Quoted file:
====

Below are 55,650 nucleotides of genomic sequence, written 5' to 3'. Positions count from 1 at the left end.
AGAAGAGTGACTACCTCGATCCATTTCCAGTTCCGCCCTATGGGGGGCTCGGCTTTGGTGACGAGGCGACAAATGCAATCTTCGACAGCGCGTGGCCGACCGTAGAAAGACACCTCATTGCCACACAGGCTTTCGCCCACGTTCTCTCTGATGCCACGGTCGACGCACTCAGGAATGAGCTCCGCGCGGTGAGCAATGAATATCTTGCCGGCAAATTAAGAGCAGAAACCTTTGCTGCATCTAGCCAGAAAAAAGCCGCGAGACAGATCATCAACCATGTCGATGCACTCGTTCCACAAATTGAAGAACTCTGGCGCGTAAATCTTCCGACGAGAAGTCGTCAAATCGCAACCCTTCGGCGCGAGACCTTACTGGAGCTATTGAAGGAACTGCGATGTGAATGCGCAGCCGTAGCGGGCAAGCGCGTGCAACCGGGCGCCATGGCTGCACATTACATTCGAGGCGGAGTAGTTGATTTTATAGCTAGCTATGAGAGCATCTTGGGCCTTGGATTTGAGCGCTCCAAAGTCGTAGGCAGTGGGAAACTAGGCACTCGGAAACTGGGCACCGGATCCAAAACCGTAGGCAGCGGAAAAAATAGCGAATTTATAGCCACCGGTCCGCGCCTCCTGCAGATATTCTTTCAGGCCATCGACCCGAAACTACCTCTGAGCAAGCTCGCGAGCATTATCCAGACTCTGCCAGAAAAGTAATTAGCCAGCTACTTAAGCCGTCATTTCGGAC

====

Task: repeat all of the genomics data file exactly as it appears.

Below are 55,650 nucleotides of genomic sequence, written 5' to 3'. Positions count from 1 at the left end.
AGAAGAGTGACTACCTCGATCCATTTCCAGTTCCGCCCTATGGGGGGCTCGGCTTTGGTGACGAGGCGACAAATGCAATCTTCGACAGCGCGTGGCCGACCGTAGAAAGACACCTCATTGCCACACAGGCTTTCGCCCACGTTCTCTCTGATGCCACGGTCGACGCACTCAGGAATGAGCTCCGCGCGGTGAGCAATGAATATCTTGCCGGCAAATTAAGAGCAGAAACCTTTGCTGCATCTAGCCAGAAAAAAGCCGCGAGACAGATCATCAACCATGTCGATGCACTCGTTCCACAAATTGAAGAACTCTGGCGCGTAAATCTTCCGACGAGAAGTCGTCAAATCGCAACCCTTCGGCGCGAGACCTTACTGGAGCTATTGAAGGAACTGCGATGTGAATGCGCAGCCGTAGCGGGCAAGCGCGTGCAACCGGGCGCCATGGCTGCACATTACATTCGAGGCGGAGTAGTTGATTTTATAGCTAGCTATGAGAGCATCTTGGGCCTTGGATTTGAGCGCTCCAAAGTCGTAGGCAGTGGGAAACTAGGCACTCGGAAACTGGGCACCGGATCCAAAACCGTAGGCAGCGGAAAAAATAGCGAATTTATAGCCACCGGTCCGCGCCTCCTGCAGATATTCTTTCAGGCCATCGACCCGAAACTACCTCTGAGCAAGCTCGCGAGCATTATCCAGACTCTGCCAGAAAAGTAATTAGCCAGCTACTTAAGCCGTCATTTCGGAC